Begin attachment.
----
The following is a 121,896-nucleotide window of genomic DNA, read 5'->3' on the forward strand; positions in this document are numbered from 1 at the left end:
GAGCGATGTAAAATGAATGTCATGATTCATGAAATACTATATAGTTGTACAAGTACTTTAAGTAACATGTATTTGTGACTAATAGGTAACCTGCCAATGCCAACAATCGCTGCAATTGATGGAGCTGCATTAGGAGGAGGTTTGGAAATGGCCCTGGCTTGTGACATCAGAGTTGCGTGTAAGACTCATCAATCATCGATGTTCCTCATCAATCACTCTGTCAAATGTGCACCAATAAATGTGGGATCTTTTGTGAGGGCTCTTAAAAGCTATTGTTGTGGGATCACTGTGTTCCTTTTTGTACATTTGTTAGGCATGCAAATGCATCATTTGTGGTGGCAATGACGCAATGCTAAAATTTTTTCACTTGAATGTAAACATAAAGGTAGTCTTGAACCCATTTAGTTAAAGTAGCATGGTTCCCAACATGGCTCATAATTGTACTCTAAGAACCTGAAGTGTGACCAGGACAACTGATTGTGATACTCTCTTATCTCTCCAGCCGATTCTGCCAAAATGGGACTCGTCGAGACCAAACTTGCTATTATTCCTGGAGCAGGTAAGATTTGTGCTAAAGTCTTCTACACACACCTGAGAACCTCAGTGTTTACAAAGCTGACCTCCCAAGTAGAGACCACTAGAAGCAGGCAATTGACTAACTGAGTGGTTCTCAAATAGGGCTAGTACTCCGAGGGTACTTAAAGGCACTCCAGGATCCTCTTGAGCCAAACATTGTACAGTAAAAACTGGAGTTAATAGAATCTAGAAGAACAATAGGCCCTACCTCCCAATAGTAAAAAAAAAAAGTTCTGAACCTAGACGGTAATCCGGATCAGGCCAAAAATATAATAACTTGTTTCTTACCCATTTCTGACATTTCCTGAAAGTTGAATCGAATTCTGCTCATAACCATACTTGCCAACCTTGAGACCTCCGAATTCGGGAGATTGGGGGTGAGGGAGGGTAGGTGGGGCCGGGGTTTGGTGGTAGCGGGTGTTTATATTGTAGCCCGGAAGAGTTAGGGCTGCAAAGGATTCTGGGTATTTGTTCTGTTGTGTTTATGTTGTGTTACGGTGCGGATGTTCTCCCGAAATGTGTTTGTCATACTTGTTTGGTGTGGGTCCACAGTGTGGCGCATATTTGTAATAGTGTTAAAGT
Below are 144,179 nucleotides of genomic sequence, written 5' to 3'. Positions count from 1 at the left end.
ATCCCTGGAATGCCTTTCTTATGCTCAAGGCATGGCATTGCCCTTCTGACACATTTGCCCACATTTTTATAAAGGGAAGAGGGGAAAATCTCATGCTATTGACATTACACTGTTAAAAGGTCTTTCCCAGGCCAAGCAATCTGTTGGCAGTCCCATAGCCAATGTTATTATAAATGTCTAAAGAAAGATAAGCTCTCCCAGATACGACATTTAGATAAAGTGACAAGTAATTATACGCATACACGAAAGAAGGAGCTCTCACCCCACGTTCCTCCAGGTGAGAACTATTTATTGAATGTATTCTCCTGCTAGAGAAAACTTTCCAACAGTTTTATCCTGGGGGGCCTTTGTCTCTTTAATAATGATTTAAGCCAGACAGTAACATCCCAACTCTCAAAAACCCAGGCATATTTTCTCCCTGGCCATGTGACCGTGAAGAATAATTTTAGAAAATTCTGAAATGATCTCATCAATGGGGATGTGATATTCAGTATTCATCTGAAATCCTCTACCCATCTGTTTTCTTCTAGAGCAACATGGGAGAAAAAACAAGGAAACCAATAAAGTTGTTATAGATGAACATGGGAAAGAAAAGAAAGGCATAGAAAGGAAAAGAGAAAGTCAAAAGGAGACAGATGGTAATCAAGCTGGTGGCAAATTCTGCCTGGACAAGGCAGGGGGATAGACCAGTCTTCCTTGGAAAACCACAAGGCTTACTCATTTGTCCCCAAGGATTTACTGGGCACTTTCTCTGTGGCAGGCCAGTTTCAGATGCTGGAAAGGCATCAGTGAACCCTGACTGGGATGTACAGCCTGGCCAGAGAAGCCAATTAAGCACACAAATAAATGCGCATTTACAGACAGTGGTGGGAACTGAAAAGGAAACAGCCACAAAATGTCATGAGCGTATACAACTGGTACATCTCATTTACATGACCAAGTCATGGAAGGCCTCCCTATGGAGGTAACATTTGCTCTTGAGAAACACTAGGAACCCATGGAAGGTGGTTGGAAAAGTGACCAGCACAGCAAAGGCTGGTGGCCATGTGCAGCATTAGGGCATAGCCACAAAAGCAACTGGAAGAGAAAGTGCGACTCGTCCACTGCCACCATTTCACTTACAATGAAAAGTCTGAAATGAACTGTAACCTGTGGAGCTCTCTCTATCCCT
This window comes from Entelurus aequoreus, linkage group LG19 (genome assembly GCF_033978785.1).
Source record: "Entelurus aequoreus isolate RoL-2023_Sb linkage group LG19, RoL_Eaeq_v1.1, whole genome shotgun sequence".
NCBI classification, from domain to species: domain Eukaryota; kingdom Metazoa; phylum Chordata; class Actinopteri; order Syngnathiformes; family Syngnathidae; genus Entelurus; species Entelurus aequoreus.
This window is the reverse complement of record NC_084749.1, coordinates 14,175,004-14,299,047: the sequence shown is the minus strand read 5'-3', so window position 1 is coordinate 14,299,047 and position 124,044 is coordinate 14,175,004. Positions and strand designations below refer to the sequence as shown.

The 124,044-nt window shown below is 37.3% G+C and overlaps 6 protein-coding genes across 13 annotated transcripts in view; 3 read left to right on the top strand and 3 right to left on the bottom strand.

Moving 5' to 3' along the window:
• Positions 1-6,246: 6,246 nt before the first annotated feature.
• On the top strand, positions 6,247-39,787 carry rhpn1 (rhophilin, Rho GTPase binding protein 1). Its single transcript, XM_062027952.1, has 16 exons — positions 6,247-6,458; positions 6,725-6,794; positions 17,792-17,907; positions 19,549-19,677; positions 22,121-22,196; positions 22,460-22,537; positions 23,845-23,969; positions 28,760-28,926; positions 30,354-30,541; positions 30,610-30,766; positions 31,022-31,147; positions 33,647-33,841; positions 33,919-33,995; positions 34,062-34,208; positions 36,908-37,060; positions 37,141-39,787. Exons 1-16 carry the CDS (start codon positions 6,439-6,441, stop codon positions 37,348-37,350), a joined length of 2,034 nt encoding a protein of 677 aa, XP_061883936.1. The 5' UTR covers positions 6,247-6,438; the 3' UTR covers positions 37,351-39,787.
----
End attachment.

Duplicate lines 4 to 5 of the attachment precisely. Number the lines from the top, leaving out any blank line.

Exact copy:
ATCCCTGGAATGCCTTTCTTATGCTCAAGGCATGGCATTGCCCTTCTGACACATTTGCCCACATTTTTATAAAGGGAAGAGGGGAAAATCTCATGCTATTGACATTACACTGTTAAAAGGTCTTTCCCAGGCCAAGCAATCTGTTGGCAGTCCCATAGCCAATGTTATTATAAATGTCTAAAGAAAGATAAGCTCTCCCAGATACGACATTTAGATAAAGTGACAAGTAATTATACGCATACACGAAAGAAGGAGCTCTCACCCCACGTTCCTCCAGGTGAGAACTATTTATTGAATGTATTCTCCTGCTAGAGAAAACTTTCCAACAGTTTTATCCTGGGGGGCCTTTGTCTCTTTAATAATGATTTAAGCCAGACAGTAACATCCCAACTCTCAAAAACCCAGGCATATTTTCTCCCTGGCCATGTGACCGTGAAGAATAATTTTAGAAAATTCTGAAATGATCTCATCAATGGGGATGTGATATTCAGTATTCATCTGAAATCCTCTACCCATCTGTTTTCTTCTAGAGCAACATGGGAGAAAAAACAAGGAAACCAATAAAGTTGTTATAGATGAACATGGGAAAGAAAAGAAAGGCATAGAAAGGAAAAGAGAAAGTCAAAAGGAGACAGATGGTAATCAAGCTGGTGGCAAATTCTGCCTGGACAAGGCAGGGGGATAGACCAGTCTTCCTTGGAAAACCACAAGGCTTACTCATTTGTCCCCAAGGATTTACTGGGCACTTTCTCTGTGGCAGGCCAGTTTCAGATGCTGGAAAGGCATCAGTGAACCCTGACTGGGATGTACAGCCTGGCCAGAGAAGCCAATTAAGCACACAAATAAATGCGCATTTACAGACAGTGGTGGGAACTGAAAAGGAAACAGCCACAAAATGTCATGAGCGTATACAACTGGTACATCTCATTTACATGACCAAGTCATGGAAGGCCTCCCTATGGAGGTAACATTTGCTCTTGAGAAACACTAGGAACCCATGGAAGGTGGTTGGAAAAGTGACCAGCACAGCAAAGGCTGGTGGCCATGTGCAGCATTAGGGCATAGCCACAAAAGCAACTGGAAGAGAAAGTGCGACTCGTCCACTGCCACCATTTCACTTACAATGAAAAGTCTGAAATGAACTGTAACCTGTGGAGCTCTCTCTATCCCT
This window comes from Entelurus aequoreus, linkage group LG19 (genome assembly GCF_033978785.1).